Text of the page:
Cuba may reduce nickel flow to Dutch firm -sources
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- Business and Economy
- 11 / 08 / 2006
Cubaniquel has told Rotterdam-based Fondel International B.V., through which it got about half of its $1 billion in revenues in 2005, it wants to cut back on the amount of nickel it sends.
"The only question now is how much less they plan to export to Rotterdam," a European diplomat said.
The Cuban nickel industry is operating at capacity at around 76,000 tonnes of unrefined nickel plus cobalt per year.
The ambassador's statement was confirmed by a western banker who said, "they are in negotiations with some, not all, of the product on the table."
The diplomat and banker said they believed Cuba planned to send more of the unrefined metal to China, though China and Cuba had no immediate comment.
China's state-owned Minmetals Corp. has signed a number of agreements to invest in and purchase Cuban nickel, though major investments have yet to materialize.
A 5,000 tonne purchasing agreement is reportedly in place.
China is also considering providing credits for the sector.
"We are definitely planning to send more nickel to China," a local expert said, asking, like others interviewed, to remain anonymous."We had hoped to be producing more by 2007 and have made commitments," he added.
At one point Cuba announced it would produce 100,000 tonnes of nickel plus cobalt in 2007, compared with the 76,000 tonnes now forecast, with just 4,000 additional tonnes expected on line in 2008.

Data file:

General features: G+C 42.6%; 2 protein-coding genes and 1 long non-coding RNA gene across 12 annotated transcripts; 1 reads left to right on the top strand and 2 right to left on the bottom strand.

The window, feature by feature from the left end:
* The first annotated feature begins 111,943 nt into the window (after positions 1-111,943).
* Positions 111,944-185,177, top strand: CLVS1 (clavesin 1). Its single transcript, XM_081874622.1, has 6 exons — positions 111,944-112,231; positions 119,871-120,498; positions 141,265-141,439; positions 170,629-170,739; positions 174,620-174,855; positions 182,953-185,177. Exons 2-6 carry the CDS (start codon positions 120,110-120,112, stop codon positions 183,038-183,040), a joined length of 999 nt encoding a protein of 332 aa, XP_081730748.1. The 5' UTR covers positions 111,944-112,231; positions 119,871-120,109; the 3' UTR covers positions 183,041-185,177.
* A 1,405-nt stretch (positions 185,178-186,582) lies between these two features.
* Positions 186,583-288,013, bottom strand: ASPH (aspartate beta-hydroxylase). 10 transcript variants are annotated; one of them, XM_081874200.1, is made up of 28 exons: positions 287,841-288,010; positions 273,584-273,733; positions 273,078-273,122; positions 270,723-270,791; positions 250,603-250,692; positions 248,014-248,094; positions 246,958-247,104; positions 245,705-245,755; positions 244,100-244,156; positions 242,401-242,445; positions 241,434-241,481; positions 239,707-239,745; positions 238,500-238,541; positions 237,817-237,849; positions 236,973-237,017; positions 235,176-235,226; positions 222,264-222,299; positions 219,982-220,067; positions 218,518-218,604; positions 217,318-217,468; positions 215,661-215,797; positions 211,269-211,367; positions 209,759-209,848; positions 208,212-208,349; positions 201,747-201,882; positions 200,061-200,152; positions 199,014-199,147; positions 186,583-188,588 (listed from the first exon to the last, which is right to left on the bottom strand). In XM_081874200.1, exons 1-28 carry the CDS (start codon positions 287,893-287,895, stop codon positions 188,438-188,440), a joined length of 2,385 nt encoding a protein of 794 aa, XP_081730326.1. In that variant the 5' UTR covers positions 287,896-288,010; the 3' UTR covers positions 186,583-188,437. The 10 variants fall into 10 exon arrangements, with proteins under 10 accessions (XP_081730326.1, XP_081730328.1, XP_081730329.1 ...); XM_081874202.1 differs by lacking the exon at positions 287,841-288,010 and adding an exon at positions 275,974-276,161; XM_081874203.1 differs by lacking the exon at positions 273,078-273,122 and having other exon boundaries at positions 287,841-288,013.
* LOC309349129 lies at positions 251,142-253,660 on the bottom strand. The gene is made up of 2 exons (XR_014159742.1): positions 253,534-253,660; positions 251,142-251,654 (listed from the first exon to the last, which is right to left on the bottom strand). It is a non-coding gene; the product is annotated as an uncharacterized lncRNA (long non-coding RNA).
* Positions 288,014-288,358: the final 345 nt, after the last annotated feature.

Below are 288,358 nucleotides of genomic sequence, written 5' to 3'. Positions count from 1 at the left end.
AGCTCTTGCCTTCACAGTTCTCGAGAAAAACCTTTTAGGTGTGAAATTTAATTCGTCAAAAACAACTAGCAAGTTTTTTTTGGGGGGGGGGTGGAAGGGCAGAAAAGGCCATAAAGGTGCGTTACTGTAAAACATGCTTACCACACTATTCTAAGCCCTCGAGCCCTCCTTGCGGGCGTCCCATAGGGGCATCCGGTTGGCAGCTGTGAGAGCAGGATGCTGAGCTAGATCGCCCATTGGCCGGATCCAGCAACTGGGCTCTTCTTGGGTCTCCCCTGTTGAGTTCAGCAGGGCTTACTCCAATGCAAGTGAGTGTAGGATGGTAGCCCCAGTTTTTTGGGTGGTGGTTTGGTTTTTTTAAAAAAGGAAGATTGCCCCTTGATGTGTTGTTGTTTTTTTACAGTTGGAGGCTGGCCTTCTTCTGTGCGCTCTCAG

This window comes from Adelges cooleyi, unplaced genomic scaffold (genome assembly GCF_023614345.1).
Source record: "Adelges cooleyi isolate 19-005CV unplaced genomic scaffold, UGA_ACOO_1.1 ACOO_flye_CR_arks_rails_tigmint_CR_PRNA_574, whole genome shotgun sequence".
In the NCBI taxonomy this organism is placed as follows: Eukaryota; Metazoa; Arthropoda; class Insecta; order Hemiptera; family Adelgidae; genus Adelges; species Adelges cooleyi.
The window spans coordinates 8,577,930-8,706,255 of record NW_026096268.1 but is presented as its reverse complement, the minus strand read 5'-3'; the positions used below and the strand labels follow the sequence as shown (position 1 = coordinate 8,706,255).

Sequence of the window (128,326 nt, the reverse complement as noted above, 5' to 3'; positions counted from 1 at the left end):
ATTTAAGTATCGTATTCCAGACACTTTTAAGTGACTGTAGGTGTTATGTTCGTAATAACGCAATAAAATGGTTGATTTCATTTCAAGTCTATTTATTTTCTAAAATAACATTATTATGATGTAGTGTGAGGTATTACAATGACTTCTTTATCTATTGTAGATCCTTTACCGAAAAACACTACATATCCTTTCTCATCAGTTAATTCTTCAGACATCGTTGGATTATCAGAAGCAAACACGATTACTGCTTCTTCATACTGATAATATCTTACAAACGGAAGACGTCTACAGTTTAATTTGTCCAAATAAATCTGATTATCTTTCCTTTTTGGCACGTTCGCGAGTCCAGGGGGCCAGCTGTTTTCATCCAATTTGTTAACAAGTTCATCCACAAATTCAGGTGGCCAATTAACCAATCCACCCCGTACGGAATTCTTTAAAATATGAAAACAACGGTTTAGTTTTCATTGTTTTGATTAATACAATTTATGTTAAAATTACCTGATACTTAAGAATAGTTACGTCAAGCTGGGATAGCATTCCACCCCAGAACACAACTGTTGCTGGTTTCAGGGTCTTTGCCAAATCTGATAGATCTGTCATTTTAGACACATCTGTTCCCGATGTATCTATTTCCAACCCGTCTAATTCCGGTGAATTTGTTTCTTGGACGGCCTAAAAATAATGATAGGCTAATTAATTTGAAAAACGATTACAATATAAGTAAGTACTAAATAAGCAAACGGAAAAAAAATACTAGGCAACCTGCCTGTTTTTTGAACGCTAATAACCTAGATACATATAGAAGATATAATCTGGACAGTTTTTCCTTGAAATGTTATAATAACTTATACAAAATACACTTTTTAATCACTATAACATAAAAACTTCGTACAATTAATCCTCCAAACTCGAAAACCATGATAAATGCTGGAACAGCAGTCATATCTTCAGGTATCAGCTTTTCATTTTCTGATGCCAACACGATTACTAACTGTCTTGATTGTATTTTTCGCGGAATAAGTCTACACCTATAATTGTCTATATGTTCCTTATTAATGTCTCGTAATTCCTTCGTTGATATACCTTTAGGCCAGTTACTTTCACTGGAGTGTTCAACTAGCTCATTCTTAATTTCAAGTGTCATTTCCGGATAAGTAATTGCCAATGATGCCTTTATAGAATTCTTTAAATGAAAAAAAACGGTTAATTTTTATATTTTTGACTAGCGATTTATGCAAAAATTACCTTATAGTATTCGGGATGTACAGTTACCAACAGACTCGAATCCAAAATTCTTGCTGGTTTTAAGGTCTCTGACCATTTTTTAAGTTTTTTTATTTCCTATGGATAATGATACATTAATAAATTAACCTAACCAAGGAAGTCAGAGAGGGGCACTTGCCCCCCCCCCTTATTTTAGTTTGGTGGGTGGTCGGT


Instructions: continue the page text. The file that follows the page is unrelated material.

Fondel is a private company headed by 74-year-old Willem van't Wout, considered a friend of ailing President Fidel Castro, who recently said he planned to retire and divide his company up between his children.
Cubaniquel operates two of three processing facilities in Holguin province, 500 miles (800 km) east of Havana, and is a 50 percent partner in the third with Sherritt International.
The two older plants have shipped their product mainly through Fondel for more than a decade.
Stepped-up U.S. efforts to track Cuban nickel and cobalt and forbid goods containing them from entering the United States has led Cuba to declare the industry strategic and shroud it in secrecy.
The Communist-run Caribbean island is one of the world's largest nickel producers and supplies 10 percent of the world's cobalt, according to the Basic Industry Ministry.
Nickel is essential in the production of stainless steel and other corrosion-resistant alloys. Cobalt is critical in production of super alloys used for such products as aircraft engines.
Cuban nickel is considered to be Class II with an average 90 percent nickel content.
Cuba's National Minerals Resource Center reported that eastern Holguin province where the industry is based counted 34 percent of the world's known reserves, or some 800 million tonnes of proven nickel plus cobalt reserves, and another 2.2 billion tonnes of probable reserves, with lesser reserves in other parts of the country.